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Ralph Nader > In the Public Interest > John Sweeney and the AFL-CIO

The surge of corporate power over our political economy that started in Richard Nixon’s second term has met few roadblocks. From the swarm of business-funded campaign contributions to the concentration of a corporatist mass media to the smashing of both worker efforts to unionize and wronged consumers’ access to the courts, Big Business has become Big Government. Corporate welfare subsidies far exceed poverty welfare programs and the global companies have lost their allegiance to the USA while exporting millions of jobs.

At the same time, corporate profits skyrocket to new records every year, corporate bosses pay themselves about 150 times their entry level worker’s wages on the average, compared to 45 times in 1979. Stock markets set new records year after year to further enrich the stock options of the company’s top management. Governments bend over backwards to weaken or drop health and safety regulation and to further tax loopholes (called incentives) for very demanding companies.

These are heady times for the corporate government and the bosses are getting used to getting their way, despite a corporate crime wave, increased poverty, (one in four children living in poverty), and a declining standard of living for about 80 percent of American workers.

Nonetheless, the year 1995 may mark the peak of corporate power for a while. And the event prompting this prediction is the replacement of the moribund rulers of the AFL-CIO with a more dynamic team headed by John Sweeney, head of the Service Employees Union and Richard Trumka, head of the United Mine Workers.

Not much is written about the consequences to most people in this country when the mainstream labor movement goes into a free fall decline — in union membership (down to about 15% of workers from over 30% in the mid-Fifties) and in defending the interests of children, consumers, workers and retirees in battles with corporations and legislatures.

Organized labor’s leadership lost its energy and its soul in the past 30 years which was connected to the suppression of union democracy and not a little corruption.

The election of a new slate to head the AFL-CIO that occurred on October 25, 1995 in New York City marked only the fifth elected leader of that organization since Samuel Gompers took the helm of the old AFL in 1886.

Sweeney and Trumka will increase the AFL-CIO’s budget for organizing new workers by five fold. Most unions spend only 5 percent of their annual budget for organizing workers. The new leaders believe that should go up to about 30 percent.

There are many hurdles ahead. The awakening trade unions must make a major push to update the labor laws which are now easily manipulable by companies to thwart union organizing, especially in manufacturing industry. In Canada and western European nations, it is much easier to organize workers because the rules are simpler. Canadian workers need only sign a majority petition to get going; while in this country there are more cumbersome and vulnerable procedures that management can and does exploit.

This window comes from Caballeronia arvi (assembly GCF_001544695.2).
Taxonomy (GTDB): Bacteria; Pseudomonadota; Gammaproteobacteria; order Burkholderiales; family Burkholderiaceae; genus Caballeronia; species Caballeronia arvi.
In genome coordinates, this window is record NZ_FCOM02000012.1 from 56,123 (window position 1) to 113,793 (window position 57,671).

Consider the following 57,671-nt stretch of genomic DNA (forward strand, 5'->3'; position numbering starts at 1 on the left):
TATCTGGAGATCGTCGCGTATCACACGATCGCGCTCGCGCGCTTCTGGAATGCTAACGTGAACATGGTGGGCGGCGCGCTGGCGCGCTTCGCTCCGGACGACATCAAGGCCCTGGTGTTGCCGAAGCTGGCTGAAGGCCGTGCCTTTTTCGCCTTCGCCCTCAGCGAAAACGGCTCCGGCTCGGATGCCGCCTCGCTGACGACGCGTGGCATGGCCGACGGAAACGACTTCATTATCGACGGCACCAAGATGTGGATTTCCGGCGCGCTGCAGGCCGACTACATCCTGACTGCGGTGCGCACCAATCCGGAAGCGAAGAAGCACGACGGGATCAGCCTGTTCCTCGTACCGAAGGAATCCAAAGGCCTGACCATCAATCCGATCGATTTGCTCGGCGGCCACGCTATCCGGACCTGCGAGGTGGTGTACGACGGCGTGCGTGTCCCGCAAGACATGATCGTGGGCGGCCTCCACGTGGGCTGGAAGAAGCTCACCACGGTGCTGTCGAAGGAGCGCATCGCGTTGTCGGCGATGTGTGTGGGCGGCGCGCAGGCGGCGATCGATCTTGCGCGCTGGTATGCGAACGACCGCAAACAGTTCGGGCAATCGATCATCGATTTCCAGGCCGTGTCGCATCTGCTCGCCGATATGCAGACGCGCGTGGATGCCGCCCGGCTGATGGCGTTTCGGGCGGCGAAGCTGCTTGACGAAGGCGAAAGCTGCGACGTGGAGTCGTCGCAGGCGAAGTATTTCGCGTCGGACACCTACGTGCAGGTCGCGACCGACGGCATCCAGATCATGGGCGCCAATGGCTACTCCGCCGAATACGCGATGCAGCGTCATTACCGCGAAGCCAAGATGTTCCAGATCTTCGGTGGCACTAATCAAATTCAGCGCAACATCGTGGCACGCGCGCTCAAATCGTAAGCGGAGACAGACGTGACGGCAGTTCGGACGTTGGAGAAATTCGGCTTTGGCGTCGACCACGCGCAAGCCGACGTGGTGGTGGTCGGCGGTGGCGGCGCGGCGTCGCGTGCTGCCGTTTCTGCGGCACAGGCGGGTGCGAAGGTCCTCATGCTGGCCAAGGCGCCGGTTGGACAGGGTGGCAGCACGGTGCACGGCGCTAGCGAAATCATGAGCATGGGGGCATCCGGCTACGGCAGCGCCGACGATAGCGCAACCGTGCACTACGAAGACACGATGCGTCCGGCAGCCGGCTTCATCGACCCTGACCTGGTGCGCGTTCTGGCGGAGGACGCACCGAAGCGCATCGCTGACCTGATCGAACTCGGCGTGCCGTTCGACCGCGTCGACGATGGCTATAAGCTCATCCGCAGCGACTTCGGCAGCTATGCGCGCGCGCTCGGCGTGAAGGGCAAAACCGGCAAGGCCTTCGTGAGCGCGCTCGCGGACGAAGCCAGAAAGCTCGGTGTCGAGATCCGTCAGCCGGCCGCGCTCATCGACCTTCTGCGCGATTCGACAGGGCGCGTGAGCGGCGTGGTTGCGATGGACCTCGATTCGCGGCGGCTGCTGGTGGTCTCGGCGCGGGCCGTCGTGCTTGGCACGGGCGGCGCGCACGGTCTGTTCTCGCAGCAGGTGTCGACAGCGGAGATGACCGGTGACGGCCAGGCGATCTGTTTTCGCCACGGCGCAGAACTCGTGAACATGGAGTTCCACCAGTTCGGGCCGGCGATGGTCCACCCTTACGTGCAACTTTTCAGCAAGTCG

Other missions need to be adopted. The Gingrich-Dole crowd are out to destroy the workplace safety laws and budgets. Work-connected diseases and trauma claim about 100,000 American lives a year. The new AFL-CIO can make this casualty toll and its prevention a major election issue next year. First they need to beef up the job safety staff at the Federation and other national unions. The AFL-CIO managed to fund only one to one and a half staff full time to push for the health and safety of American workers. Quite a disgrace!

To train future leaders and reflect present worker needs, union democracy should become a central part of the agenda. It is the facts and ferment that the rank and file bring to the labor movement which can be the core of a new agenda for the future of the nation’s economy and the quality of life of working families.

Imagine the present corporatist agenda which involves placing trillions of dollars in unproductive investment instruments, including large amounts of the unions’ 4 trillion dollars in pension monies, while gaping needs for investment capital at the community level go unmet. Billions go into speculative derivatives and empire-building mergers and acquisitions, but too little for renovating the public works, clinics and housing stock of America.

Attention to consumer justice matters helps preserve the buying power of hard-earned wages from marketplace fraud, hazardous toxics and defective products. Prudent consumer protection regulation of the Savings and Loans in the Eighties, for example, would have prevented the half trillion dollar bailout of these banks that workers, as taxpayers, are having to pay for the next 20 years.

The harbinger of what is to come from an aroused organized labor is the little noticed Labor Party Advocates (LPA) movement. It is remarkable how the media has missed these worker meetings all over the country whose purpose is to lay the groundwork for a solid political agenda for labor. If it had been covering these events, the press may have not been surprised at the militancy of many attendees at the historic AFL-CIO convention last month.

(Readers interested in more information about LPA should send a self-addressed, stamped envelope to Labor Party Advocates, P. 0. Box 53177, Washington, DC 20009.